Y’know how women have a reputation for not saying what they mean- saying yes when they mean no, and no when they mean yes? This has been a source of conflict in countless marriages since the first one in Eden. Husband asks wife if she’s OK with him goes out with his buddies on Saturday; she says yes — while hinting that she’s annoyed and/or inwardly seething because his doing so disrupts all her hopes and wishes for the weekend. Etc.
I have other communication problems and sins, but generally speaking, this problem isn’t a biggie for me. I’m pretty good at being honest about my needs and at speaking up about my feelings. That’s why it’s been so strange for me to observe this tendency in an unlikely place: my 2-year old daughter. When she disobeys or is defiant, it comes out in the most passive-aggressive way. It started shortly after she turned 2… she’d say the right words in a given situation, like “Thank you Mommy,” but she’d yell them rudely at me. Letter of the law, yes, but spirit of the law – no way. Each time I’d work with her, outlasting her, to repeat the phrases till the tone and words matched. But I began to see the same type of thing cropping up everywhere. Her way of demonstrating to me that she would not accept my authority was by manipulating the situation. She’d comply outwardly, but not fully – and certainly not at heart level.
The stubbornness comes out in other, similar ways. In general she doesn’t like doing what she knows I’d like her to do, like going potty (even if we both know she has to go) or eating food (even if she likes it). She usually isn’t outright defiant, just sneaky – pretending she doesn’t have to go potty or doesn’t want a snack when in reality, she simply wants to be in control of her own destiny. As a mother who’s used to the more blatant and outright defiance of a boy, it’s taken some getting used to. My friend who mothers three girls and one boy has been a great resource for me in thinking through some of the more relationally savvy ways that girls’ disobedience often emerges, in comparison to same-age boys.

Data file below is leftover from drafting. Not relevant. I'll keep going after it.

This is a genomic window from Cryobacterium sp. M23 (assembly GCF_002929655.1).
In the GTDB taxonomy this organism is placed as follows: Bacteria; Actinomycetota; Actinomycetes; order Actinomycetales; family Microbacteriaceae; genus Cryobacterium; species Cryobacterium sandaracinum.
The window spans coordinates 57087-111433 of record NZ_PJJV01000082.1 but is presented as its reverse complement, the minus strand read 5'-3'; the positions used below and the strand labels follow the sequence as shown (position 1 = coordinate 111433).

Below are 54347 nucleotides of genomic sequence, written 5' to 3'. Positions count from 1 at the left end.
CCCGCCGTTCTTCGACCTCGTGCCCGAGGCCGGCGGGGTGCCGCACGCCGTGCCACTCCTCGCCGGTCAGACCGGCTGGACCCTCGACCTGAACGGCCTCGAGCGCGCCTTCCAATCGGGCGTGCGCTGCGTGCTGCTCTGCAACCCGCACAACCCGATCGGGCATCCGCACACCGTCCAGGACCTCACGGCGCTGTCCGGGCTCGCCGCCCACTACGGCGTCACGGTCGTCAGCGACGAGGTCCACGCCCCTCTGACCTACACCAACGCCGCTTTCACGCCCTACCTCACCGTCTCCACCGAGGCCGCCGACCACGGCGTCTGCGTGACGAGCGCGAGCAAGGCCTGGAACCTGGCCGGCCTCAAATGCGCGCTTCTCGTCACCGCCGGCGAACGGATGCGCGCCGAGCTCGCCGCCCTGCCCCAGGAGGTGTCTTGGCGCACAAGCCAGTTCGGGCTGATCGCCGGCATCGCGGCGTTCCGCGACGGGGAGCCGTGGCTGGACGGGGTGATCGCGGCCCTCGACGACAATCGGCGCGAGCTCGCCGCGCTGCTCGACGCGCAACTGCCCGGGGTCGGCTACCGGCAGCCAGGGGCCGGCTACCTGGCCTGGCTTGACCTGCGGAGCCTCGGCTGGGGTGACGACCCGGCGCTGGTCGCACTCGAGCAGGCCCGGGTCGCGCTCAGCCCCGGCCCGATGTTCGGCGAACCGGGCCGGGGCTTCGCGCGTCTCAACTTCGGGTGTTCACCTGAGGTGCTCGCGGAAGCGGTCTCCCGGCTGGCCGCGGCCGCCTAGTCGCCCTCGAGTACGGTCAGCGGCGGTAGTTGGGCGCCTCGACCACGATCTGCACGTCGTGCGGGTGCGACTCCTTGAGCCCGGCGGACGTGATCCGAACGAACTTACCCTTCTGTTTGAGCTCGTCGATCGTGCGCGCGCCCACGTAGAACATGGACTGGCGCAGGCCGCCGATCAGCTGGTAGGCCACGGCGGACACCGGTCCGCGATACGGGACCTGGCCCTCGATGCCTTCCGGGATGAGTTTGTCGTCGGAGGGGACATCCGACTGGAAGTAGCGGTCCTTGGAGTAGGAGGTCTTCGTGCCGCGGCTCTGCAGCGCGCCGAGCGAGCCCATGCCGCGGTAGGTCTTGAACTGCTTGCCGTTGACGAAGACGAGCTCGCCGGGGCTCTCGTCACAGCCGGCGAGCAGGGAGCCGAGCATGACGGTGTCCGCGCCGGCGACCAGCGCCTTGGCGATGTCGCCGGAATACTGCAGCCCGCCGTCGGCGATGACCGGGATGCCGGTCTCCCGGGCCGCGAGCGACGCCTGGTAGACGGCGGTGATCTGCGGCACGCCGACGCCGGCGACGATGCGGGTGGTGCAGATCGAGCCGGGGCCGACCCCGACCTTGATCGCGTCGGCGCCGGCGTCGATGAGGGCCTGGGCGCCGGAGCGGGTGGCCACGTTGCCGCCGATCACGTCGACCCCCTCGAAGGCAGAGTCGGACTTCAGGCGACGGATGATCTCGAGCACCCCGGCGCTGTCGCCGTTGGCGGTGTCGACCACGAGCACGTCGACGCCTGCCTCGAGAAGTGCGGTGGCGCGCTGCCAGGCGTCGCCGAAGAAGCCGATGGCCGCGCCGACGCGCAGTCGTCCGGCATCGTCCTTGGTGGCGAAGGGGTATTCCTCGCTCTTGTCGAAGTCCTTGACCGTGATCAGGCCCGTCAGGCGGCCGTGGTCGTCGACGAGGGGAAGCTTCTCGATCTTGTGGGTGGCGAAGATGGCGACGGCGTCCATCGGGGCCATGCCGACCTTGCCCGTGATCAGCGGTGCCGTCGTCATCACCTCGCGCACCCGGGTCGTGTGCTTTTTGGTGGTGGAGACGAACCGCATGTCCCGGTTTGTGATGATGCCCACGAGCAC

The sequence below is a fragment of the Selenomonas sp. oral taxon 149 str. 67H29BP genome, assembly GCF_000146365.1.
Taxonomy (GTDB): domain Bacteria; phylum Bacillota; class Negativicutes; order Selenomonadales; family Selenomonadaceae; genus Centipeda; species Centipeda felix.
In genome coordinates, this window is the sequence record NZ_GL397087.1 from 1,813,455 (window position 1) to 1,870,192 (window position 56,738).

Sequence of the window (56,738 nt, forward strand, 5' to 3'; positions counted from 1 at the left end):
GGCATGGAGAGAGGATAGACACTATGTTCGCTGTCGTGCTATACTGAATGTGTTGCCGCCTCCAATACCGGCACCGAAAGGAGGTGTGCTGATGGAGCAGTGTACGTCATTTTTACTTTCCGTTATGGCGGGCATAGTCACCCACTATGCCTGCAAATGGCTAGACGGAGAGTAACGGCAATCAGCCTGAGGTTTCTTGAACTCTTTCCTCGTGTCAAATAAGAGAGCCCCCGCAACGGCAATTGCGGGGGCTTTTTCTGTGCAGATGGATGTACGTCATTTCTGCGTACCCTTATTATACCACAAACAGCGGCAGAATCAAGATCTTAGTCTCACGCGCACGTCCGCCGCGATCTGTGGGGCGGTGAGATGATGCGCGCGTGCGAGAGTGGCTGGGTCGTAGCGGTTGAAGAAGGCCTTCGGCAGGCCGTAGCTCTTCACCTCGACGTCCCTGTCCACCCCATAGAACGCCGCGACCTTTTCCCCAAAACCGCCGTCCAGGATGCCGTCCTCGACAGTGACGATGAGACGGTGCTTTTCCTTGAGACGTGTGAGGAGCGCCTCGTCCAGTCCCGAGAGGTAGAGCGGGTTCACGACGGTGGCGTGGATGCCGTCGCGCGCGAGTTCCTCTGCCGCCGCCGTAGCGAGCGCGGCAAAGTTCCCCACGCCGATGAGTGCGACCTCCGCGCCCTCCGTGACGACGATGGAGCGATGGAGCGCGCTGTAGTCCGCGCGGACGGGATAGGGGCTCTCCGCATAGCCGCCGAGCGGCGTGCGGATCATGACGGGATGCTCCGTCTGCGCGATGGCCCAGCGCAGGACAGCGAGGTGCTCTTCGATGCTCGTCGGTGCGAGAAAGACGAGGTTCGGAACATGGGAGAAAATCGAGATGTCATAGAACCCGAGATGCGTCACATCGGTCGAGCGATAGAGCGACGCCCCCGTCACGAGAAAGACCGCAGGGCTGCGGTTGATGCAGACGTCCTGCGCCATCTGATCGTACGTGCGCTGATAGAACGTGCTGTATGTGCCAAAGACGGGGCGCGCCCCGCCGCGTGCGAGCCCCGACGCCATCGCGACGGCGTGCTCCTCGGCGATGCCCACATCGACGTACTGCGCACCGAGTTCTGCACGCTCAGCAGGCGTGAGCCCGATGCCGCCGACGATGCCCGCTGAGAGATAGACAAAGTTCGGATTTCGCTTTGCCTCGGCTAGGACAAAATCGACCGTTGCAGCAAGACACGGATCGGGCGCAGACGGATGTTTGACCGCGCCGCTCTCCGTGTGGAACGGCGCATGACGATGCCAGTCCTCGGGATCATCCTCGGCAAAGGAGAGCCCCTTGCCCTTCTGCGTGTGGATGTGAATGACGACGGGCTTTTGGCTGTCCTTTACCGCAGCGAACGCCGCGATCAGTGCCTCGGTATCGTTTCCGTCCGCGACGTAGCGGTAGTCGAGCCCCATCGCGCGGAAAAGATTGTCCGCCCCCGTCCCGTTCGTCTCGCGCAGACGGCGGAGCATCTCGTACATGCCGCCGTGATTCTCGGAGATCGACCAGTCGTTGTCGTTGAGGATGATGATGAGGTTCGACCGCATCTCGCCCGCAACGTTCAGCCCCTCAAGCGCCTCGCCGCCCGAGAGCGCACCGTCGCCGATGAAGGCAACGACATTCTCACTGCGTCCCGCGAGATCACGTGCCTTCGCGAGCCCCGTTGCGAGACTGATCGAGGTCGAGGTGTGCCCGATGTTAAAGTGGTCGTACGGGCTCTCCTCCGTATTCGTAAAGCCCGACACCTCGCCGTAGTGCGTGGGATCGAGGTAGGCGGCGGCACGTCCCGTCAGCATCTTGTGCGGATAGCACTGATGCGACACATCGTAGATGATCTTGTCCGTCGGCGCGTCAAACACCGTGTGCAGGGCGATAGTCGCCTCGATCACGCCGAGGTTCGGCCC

Lately my daughter’s thing is to tell me she doesn’t want something – milk at breakfast, for example, after I’ve poured a cup for her and her brother. Two minutes later, after she’s pushed it away, she says she wants it. It’s not that she’s changed her mind; it’s that it’s a game to her. She’s just as apt to say no, she doesn’t want something offered (or to do something, like go outside) – and then two minutes later say she does want it. Not only does it drive me crazy, it’s just not acceptable. She’s flouting my authority, and she’s using double messages – being untruthful. Her heart and her words aren’t lining up; she’s trying to manipulate me.
In the Sermon on the Moun, Jesus told his followers to “Simply let your ‘Yes’ be ‘Yes,’ and your ‘No,’ ‘No’; anything beyond this comes from the evil one.” Basically he was telling them to speak honestly – say what they meant, and mean what they said. Be a trustworthy speaker – so that people who hear your words can believe them and trust you. But my daughter, my sweet 2-year old, breaks this commandment daily. She often says a ‘yes’ that really means ‘no’ and a ‘no’ that really means ‘yes.’ With her words, she plays games and is dishonest. Or consider Paul’s admonition: “Each of you must put off falsehood and speak truthfully to his neighbor;” she’s not doing that right now either.
It would be easy to think that my daughter’s issue is a passing phase that she might outgrow – her customized, probably harmless, version of asserting independence as a 2-year old. I’ve leaned this way at times. Because her conceptual skills aren’t as well developed as if she were a 3- or 4-year-old, I’ve found it difficult to appropriately correct her since no outright defiance is present. And also, when such occurences happen in isolation – well it is understandable for a person to change her mind…
We’re taking a harder line now though, because the issue’s ongoing and we don’t want the habit of sneaky or untruthful speaking to take root… and because she needs to know that accepting our authority is mandatory, whether her effort to flout it is outright or sneaky. Disobedience is disobedience, however it’s packaged. So now she gets one shot. If she says no milk the first time, she gets no milk for that meal – whatever she may say 30 seconds or five minutes later. “Your ‘yes’ means ‘yes’ and your ‘no’ means ‘no,'” I tell her. “You can’t change your mind right after.” Hopefully by the time she’s a wife, she’ll have learned the lesson well and be past the dishonest double-speak that we women can be guilty of… She’ll be able to tell her husband that no, she prefer for him to stay home with the family on Saturday afternoon, if that’s how she really feels!